October 22, 2006
RALEIGH – The Wake County Public School System has missed the mark in developing its $1.056 billion school facilities spending plan. That’s the conclusion of a new John Locke Foundation Policy Report.
“If Wake County schools face a ‘crisis’ about how to accommodate growth, then increasing school building capacity must be the school system’s first priority,” said Terry Stoops, JLF Education Policy Analyst and the report’s author. “Thus, one must evaluate the school system’s building plan on its ability to provide seats in a responsive, cost-efficient, and timely manner. In this regard, the proposed plan falls short.”
Wake’s plans often stray from the basic goal of creating new classroom seats, Stoops said. “Enloe High School, for example, will receive a makeover of its athletic facilities, including a new weight room, locker rooms, tennis courts, basketball courts, and a softball field.”
Voters will address the spending plan’s key component next month. Wake County is seeking support November 7 for a $970 million school bond referendum.
Bonds offer Wake County the best method for financing debt, Stoops said. But neither bonds nor another debt option – certificates of participation (COPs) – offer the best method of funding school construction.
“The best way to pay for schools is to use pay-as-you-go funding,” he said. “In upcoming years, Wake County will spend hundreds of millions of dollars on annual interest payments on debt for school construction. By dedicating existing revenue streams for school facilities, the county would be able to use more money to build schools and less money to pay debt service.”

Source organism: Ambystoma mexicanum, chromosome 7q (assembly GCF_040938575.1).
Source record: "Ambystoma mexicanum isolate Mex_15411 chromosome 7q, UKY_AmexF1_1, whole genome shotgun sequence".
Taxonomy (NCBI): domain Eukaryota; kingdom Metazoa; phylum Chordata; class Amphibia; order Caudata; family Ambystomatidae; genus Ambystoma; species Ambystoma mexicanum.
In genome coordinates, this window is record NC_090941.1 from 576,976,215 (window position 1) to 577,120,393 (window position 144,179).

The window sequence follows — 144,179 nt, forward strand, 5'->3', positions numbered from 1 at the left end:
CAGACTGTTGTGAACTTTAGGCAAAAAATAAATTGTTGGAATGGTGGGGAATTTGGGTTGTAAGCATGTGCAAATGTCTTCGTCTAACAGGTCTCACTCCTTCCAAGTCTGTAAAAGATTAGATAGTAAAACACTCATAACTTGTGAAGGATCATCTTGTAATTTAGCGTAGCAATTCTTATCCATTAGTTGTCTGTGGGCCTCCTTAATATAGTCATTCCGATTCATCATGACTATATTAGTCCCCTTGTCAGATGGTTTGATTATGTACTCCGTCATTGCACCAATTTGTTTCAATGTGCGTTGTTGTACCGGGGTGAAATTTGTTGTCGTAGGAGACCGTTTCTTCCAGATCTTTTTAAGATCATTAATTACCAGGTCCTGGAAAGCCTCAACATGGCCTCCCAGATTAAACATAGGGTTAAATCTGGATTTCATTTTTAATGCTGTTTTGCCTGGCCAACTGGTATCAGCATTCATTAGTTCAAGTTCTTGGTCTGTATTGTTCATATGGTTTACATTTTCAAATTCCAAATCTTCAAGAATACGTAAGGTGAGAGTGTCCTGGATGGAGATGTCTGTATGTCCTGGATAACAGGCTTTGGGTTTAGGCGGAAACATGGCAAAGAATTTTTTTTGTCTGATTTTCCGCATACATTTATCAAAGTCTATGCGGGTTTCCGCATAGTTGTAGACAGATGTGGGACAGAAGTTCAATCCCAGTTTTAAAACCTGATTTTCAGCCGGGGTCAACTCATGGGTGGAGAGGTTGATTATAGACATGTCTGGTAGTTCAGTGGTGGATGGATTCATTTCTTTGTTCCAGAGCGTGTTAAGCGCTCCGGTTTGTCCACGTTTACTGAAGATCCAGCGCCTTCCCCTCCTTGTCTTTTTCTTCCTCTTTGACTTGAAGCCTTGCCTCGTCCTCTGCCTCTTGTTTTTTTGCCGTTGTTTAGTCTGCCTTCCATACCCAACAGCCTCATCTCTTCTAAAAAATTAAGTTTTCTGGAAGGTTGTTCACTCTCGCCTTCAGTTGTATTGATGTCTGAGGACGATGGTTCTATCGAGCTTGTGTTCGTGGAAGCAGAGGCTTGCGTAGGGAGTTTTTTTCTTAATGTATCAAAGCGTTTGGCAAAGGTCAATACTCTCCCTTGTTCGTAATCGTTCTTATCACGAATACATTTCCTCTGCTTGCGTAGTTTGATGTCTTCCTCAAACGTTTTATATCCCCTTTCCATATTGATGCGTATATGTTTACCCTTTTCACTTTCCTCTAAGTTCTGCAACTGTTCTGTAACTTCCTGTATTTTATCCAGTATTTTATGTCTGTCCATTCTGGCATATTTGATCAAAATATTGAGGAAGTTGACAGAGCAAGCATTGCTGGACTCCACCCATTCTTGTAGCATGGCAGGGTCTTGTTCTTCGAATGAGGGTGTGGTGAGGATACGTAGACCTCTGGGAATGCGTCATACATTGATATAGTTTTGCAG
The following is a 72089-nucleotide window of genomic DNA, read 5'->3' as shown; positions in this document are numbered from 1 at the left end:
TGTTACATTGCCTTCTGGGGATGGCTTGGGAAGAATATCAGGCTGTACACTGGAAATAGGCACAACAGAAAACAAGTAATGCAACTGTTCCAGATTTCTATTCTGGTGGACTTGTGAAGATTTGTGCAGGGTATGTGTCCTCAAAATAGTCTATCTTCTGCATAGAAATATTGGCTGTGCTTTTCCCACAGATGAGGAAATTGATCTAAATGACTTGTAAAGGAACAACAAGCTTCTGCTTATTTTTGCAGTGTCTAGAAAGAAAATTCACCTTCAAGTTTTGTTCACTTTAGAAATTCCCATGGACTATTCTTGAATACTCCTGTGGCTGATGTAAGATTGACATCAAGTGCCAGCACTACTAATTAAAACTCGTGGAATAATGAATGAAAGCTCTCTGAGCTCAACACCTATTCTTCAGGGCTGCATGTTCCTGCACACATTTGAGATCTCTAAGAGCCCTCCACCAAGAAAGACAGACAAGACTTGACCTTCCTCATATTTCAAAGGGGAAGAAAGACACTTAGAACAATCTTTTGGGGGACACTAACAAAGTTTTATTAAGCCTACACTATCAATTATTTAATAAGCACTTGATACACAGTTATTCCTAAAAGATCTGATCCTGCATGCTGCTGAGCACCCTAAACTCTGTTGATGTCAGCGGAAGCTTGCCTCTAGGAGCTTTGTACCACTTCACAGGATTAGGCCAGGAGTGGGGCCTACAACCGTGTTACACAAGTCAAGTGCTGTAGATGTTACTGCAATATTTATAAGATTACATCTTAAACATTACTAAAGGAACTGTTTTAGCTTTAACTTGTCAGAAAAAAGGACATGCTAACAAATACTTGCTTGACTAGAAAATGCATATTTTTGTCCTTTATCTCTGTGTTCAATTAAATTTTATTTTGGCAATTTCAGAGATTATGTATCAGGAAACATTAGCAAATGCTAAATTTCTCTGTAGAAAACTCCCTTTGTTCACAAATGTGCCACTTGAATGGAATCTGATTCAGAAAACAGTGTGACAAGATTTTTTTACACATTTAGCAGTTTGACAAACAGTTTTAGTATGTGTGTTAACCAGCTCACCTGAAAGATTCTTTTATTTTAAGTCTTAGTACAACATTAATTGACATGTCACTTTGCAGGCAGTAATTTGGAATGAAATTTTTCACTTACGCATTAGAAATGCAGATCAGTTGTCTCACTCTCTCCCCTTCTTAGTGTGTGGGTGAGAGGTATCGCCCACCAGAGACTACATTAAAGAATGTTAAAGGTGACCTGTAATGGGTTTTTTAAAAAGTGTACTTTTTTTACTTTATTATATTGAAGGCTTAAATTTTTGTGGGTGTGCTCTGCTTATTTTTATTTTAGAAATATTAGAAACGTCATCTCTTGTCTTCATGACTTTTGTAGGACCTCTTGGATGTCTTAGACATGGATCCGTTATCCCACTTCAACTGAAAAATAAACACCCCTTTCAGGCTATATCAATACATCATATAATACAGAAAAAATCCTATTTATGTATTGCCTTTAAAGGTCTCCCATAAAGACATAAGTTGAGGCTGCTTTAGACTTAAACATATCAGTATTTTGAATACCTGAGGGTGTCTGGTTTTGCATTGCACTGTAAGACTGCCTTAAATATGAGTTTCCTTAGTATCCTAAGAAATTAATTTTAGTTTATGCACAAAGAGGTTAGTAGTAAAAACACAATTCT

Wake should exhaust other options before turning to bonds or COPs, Stoops said. “The priority for the school system should be to redirect funds away from low priority projects, reduce the size of the school bureaucracy, reduce construction costs, use existing revenue streams, and implement alternatives.”
One alternative involves proposed renovation projects. Current renovation plans for 13 schools do too little to reduce the county’s school space crunch, Stoops said.
“The renovation plan will cost $245 million and add 2,096 seats, equivalent to the size of one high school,” Stoops said. “That means the school system plans to use one out of every four bond dollars for renovations, even though those projects will add seats for only one out of every 15 new students in the next four years.”
Wake should seek more efficient designs for new schools and plan to build larger schools on smaller sites, Stoops said.
Wake should also pursue every construction alternative possible, Stoops said. Those alternatives include charter and modular schools, ninth-grade centers, public-private partnerships, year-round schools of choice, Learn and Earn/Early College sites, satellite campuses, and virtual schools.
“Put simply, the correct mix of bonds, pay-as-you-go funds, facilities alternatives, and efficient building practices would allow the Wake County Schools to successfully meet the challenges of growth for years to come,” Stoops said. “Otherwise, the school system has created a blueprint for failure.”
Terry Stoops’ Policy Report, “Feng Shui Schools: Wake County’s Unenlightened School Building Program,” is available at the JLF web site. For more information, please contact Stoops at (919) 828-3876 or [email protected]. To arrange an interview, contact Mitch Kokai at (919) 306-8736 or [email protected].